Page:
We can use the option + | -r (repeat) to put lsof into repeat mode. The repeat option can be applied in two ways: + r or -r. We also need to add the number of seconds we want lsof to wait before refreshing the display.
Using the repeat option in one or the other format allows lsof to display the results as usual, but adds a dotted line to the bottom of the screen. It waits for the number of seconds indicated on the command line, then refreshes the display with a new set of results.
With the -r option, this will continue until you press Ctrl + C. With the + r format, this will continue until you have done so. more results to display or until you press Ctrl + C.
sudo lsof -u mary -c ssh -a -r5
Note the dotted line at the bottom of the list. This separates each new data display when the output is refreshed.
Viewing files associated with Internet connections
The -i (Internet) option allows you to see files open by processes associated with network and Internet connections.
All files opened by network and Internet connections are displayed.
View files associated with Internet connections by process ID
To see the files opened by Internet connections associated with a specific process ID, add the -p and -a options.
Here we are looking for open files over an Internet or network connection, through a process with an ID of 606.
sudo lsof -i -a -p 606
All files opened by process ID 606 associated with Internet or network connections are displayed.
Viewing files associated with Internet connections and commands
We can use the -c (command) option to search for open files by specific processes. To find open files over Internet or network connections associated with the ssh process, use the following command:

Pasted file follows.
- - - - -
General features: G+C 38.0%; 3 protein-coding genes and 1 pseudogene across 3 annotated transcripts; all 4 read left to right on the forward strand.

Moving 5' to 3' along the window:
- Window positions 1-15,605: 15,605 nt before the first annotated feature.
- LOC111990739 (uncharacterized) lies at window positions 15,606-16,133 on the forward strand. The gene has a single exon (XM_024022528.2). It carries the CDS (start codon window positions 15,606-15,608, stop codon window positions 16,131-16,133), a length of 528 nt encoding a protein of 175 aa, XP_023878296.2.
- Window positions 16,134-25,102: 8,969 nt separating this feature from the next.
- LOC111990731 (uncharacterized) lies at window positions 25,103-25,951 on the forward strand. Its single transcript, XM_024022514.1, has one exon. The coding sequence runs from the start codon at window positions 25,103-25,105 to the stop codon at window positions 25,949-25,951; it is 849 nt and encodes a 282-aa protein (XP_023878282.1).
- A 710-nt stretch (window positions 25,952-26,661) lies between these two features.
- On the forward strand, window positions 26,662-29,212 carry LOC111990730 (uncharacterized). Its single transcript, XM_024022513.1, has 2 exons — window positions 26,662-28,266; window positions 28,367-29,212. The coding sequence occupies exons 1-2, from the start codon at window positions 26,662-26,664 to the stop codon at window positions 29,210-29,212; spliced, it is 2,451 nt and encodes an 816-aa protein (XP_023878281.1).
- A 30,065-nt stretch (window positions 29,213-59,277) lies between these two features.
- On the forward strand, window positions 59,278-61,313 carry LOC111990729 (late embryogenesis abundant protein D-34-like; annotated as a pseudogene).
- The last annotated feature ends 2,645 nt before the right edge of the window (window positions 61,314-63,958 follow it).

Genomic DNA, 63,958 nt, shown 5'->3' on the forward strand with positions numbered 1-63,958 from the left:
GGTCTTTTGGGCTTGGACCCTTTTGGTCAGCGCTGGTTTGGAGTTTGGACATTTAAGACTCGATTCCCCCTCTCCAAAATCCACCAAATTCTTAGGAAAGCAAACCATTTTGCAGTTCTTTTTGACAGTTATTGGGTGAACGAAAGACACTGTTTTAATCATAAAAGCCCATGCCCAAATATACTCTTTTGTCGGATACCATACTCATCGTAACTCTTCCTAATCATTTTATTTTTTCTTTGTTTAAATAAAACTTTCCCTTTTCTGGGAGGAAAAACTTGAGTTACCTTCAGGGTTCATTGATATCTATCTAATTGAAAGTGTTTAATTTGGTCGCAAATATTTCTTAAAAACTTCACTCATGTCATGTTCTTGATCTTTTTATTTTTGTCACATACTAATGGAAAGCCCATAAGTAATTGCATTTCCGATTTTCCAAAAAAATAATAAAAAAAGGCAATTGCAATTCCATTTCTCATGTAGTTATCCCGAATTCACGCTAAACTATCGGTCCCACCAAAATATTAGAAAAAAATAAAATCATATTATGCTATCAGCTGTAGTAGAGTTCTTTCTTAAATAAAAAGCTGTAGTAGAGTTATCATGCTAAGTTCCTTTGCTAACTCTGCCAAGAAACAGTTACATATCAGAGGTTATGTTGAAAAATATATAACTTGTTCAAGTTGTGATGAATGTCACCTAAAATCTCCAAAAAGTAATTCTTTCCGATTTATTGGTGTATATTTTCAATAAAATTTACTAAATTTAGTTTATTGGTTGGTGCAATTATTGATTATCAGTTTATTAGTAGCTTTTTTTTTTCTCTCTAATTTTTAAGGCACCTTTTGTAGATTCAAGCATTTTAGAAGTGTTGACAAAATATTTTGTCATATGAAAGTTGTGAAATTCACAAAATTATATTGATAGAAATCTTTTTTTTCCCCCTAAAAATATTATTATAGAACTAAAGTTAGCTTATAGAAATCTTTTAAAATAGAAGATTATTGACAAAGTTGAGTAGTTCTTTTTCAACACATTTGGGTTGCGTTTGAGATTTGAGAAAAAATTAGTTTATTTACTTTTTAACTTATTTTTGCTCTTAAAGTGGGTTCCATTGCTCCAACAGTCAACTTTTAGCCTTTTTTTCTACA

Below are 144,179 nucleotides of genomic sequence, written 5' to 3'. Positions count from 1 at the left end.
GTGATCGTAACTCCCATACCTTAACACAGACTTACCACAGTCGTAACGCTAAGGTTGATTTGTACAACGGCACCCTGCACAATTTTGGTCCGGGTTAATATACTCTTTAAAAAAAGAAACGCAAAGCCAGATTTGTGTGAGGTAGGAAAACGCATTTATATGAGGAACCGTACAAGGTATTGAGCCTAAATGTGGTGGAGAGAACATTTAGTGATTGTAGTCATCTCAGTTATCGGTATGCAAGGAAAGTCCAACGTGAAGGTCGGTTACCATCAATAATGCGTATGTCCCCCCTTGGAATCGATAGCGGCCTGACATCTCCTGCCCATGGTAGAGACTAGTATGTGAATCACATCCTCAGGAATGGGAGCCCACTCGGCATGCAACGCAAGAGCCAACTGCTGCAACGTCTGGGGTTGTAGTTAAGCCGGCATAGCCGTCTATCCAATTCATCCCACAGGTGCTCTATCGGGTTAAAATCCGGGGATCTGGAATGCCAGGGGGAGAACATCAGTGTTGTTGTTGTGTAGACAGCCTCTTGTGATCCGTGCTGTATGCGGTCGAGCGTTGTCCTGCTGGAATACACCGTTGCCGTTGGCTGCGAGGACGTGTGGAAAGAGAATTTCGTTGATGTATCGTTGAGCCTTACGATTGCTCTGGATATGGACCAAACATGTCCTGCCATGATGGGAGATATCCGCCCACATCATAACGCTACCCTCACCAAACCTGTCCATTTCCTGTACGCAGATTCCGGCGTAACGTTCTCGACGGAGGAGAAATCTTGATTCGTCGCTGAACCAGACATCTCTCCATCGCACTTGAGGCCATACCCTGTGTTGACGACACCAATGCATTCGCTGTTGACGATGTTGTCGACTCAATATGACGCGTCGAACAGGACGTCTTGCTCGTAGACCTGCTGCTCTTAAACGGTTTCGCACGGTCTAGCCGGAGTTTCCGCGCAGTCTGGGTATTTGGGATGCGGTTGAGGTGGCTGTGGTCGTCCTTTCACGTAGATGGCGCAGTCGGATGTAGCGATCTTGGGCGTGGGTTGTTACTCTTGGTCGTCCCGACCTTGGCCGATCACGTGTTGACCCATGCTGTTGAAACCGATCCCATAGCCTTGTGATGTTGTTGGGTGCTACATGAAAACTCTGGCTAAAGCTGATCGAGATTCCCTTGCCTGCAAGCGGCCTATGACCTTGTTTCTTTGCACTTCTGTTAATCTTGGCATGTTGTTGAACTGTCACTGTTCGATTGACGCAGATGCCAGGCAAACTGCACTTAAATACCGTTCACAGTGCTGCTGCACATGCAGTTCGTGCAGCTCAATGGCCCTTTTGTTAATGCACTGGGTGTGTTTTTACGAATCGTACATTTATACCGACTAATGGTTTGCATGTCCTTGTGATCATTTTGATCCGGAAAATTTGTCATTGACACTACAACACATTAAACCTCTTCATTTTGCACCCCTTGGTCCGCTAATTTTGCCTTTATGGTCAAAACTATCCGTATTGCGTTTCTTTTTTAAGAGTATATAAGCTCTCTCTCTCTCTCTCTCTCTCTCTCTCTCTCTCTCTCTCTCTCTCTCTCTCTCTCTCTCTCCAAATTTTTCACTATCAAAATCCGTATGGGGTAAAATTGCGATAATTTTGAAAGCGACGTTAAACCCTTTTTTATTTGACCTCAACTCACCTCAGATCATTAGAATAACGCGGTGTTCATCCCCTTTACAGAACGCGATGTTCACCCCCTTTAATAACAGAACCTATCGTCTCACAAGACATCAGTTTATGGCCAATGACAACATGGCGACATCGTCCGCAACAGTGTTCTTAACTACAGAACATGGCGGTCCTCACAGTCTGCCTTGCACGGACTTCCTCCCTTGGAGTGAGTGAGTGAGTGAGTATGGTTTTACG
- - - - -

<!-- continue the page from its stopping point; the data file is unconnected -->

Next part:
lsof -i -a -c ssh
All open files because of the ssh processes are listed in the output.
Viewing files associated with Internet connections and ports
We can report on open files over the Internet or through network connections on a specific port. To do this, we use the character: followed by the port number.
Here we ask lsof to list files opened by network or Internet connections using port 22.
lsof -i: 22
All the files listed have been opened by the processes associated with port 22 (which is the default port for SSH connections).
Viewing files associated with Internet connections and protocols
We can ask lsof to show open files by processes associated with network and Internet connections, using a specific protocol. We can choose between TCP, UDP and SMTP. Let's use TCP and see what we get.
sudo lsof -i tcp
The only files listed are those opened by processes using the TCP protocol.
We did not touch the surface
It's a good foundation in some common use cases for LSOF, but it's much more than that. How much more can be judged by the fact that the manual page is over 2800 lines.
The lsof command can be used to further explore open file and pseudo-file strata. We provided a sketch map; the atlas is in the manual page.